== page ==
Choledocholithiasis vs. Ascending Cholangitis with Case

by Kelley Chuang, MD

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    00:01 Let's move to our next case.

    00:04 A 67-year-old woman is admitted to the hospital with 2 days of epigastric abdominal pain, fever and jaundice.

    00:11 2 days ago, she had sudden onset abdominal pain then noticed her eyes and skin beginning to turn yellow.

    00:18 Her vitals are notable for temperature of 39.3 C, blood pressure 105/58 (mmHg) and heart rate 105 (bpm).

    00:26 Abdominal exam reveals right upper quadrant tenderness but no guarding.

    00:30 Her labs are notable for a white cell count of 15,000/uL, ALT 550 (U/L) and total bilirubin of 7.2 (mg/dL) A right upper quadrant ultrasound shows dilated intrahepatic and extrahepatic bile ducts, gallstones, a normal gallbladder wall and no pericholecystic fluid.

    00:51 So we are asked what is the recommended management? So let's point out that she has: epigastric pain, fever and jaundice - which is something called Charcot's triad She has fever, tachycardia and leukocytosis with a suspected biliary source given her elevated bilirubin and she meets criteria for sepsis.

    01:15 And on imaging, she has dilated bile ducts with gallstones but none of those concerning findings for acute cholecystitis.

    01:25 So let's talk again about choledocholithiasis.

    01:28 Recall that this means the gallstone is now impacted in the common bile duct.

    01:34 Patients will present very similarly to cholelithiasis.

    01:40 They will often have a transient elevation in their serum AST, ALT, and bilirubin.

    01:48 So, there are several complications that can occur.

    01:51 Due to blockage of the common bile duct, you can develop an ascending infection, called cholangitis Or you may also develop gallstone pancreatitis.

    02:02 The diagnosis is made by something called MRCP which is short for magnetic retrograde cholangiopancreatography.

    02:10 An example is shown here.

    02:17 You may also do right upper quadrant ultrasound which can detect ductal dilatation.

    02:24 And treatment is with a procedure called an ERCP, this is endoscopic retrograde cholangiopancreatography This is a procedure by which we can remove the stone that's impacted in the common bile duct.

    02:39 So, we mentioned the complication of gallstone pancreatitis.

    02:42 This occurs when the gallstone is impacted in the common bile duct such that it also blocks the pancreatic duct.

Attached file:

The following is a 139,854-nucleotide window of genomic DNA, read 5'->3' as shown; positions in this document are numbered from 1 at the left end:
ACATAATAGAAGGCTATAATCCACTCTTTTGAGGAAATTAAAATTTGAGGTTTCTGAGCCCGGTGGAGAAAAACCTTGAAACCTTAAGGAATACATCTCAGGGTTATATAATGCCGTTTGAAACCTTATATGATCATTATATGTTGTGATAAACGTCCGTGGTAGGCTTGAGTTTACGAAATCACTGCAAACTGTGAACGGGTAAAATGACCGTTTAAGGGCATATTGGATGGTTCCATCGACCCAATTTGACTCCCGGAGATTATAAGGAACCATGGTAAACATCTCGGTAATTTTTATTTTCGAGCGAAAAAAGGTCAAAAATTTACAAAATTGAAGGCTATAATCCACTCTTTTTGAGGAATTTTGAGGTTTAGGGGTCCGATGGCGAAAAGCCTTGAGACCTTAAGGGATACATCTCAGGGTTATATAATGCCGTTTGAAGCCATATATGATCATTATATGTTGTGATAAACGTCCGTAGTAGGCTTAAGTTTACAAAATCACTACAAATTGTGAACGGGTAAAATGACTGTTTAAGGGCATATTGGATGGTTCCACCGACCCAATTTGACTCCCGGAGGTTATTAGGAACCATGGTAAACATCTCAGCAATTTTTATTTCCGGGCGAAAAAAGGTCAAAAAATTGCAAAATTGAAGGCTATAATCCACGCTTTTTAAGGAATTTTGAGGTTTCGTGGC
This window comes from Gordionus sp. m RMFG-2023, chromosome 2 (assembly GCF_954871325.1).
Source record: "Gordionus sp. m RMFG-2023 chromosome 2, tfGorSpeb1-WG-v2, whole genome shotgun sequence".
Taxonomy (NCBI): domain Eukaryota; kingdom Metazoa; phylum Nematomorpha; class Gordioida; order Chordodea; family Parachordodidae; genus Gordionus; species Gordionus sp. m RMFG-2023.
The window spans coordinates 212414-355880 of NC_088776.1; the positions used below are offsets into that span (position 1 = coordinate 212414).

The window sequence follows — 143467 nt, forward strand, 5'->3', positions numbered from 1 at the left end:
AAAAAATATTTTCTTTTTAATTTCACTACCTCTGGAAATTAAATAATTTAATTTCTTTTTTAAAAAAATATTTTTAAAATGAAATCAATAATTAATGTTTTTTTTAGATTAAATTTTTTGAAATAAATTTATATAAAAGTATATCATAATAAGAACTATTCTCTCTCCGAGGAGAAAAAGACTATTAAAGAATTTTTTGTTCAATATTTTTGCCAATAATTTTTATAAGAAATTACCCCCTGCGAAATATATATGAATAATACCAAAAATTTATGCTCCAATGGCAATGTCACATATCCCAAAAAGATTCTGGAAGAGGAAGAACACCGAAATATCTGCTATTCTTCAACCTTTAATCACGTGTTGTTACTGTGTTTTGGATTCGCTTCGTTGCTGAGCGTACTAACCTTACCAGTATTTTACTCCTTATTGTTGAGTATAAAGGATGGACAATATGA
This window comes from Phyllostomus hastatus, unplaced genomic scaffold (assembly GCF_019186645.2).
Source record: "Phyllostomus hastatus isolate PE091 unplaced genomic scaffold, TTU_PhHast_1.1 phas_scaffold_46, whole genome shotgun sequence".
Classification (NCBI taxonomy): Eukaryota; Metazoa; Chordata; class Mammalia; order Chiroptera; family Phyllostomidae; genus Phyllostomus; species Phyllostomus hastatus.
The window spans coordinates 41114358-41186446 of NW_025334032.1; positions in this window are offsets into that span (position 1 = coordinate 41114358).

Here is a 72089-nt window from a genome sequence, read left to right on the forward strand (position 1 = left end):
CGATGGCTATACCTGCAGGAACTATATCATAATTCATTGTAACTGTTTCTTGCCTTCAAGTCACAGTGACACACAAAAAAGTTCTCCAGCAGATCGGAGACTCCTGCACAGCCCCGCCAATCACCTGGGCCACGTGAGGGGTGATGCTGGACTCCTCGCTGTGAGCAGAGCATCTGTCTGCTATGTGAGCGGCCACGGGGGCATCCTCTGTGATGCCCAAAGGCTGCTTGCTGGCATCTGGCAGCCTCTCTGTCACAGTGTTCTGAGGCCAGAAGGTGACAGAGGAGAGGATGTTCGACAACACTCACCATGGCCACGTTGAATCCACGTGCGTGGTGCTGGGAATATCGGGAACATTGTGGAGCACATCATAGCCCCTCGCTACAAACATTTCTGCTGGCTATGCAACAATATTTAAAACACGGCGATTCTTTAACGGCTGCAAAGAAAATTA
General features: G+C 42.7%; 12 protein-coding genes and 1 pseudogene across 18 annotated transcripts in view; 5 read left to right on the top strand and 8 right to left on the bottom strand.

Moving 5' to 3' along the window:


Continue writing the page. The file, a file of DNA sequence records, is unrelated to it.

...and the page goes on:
02:50 When this happens, patients may develop pancreatitis.

    02:55 We also mentioned the procedure called an ERCP.

    02:58 Basically, what this looks like is a scope that is advanced into the duodenum and then we use a guide wire to insert through the sphincter of Odi into the common bile duct.

    03:10 This guide wire could help us either do a sphincterotomy which means widening the sphincter to allow passage of the stone, or we can also remove the stone directly form the common bile duct.

    03:24 So, patients may present with certain symptoms, that one of which we characterize as Charcot's triad.

    03:31 This is a triad of symptoms of fever, right upper quadrant pain, and jaundice.

    03:38 When the infection becomes more severe, they may develop what's called, Reynold's pentad.

    03:44 This is when they have fever, right upper quadrant pain and jaundice, but also the addition of hypotension and altered mental status.

    03:53 These are just two common eponyms that you should learn for test-taking purposes.

    04:00 So now let's get to the management of this condition, If your diagnosis is unclear, you may do an MRCP or an endoscopic ultrasound to confirm the diagnosis if you don't already have that based on their ultrasound or CT imaging.

    04:15 You may give supportive care with IV fluids And broad-spectrum IV antibiotics, again wanting to target the GI flora so gram negatives and anaerobes And lastly, you may then do an ERCP to remove the stone and perform a sphincterotomy.

    04:34 Here on the right, you can see an example of an ERCP image.

    04:38 That arrow indicates a small darkened area within the common bile duct.

    04:42 That is a gallstone impacted.

    04:47 So now, let's return to our case.

    04:49 A 67-year-old woman with epigastric abdominal pain, fever and jaundice which is Charcot's triad for cholangitis.

    04:57 She has signs of sepsis with a suspected biliary source and on imaging, she has dilated bile ducts but no signs of acute cholecystitis.

    05:06 So, we now know that the presence of the dilated bile ducts with Charcot's triad of symptoms, in the case that she likely has a stone impacted in the common bile duct leading to ascending cholangitis.

    05:19 So the recommended management would be supportive care with IV antibiotics and then ERCP to disimpact the common bile duct.

    About the Lecture

    The lecture Choledocholithiasis vs. Ascending Cholangitis with Case by Kelley Chuang, MD is from the course Disorders of the Hepatobiliary Tract.

    Included Quiz Questions

    1. ERCP
    2. MRCP
    3. Ceftriaxone
    4. Proton pump inhibitors
    5. Metronidazole
    1. Jaundice
    2. Hypotension
    3. Altered mental status
    4. Dizziness
    5. Diffuse abdominal pain
    1. Endoscopic ultrasound or MRCP
    2. Colonoscopy
    3. Abdominal MRI
    4. Paracentesis
    5. Endoscopy

    Author of lecture Choledocholithiasis vs. Ascending Cholangitis with Case

     Kelley Chuang, MD

    Kelley Chuang, MD

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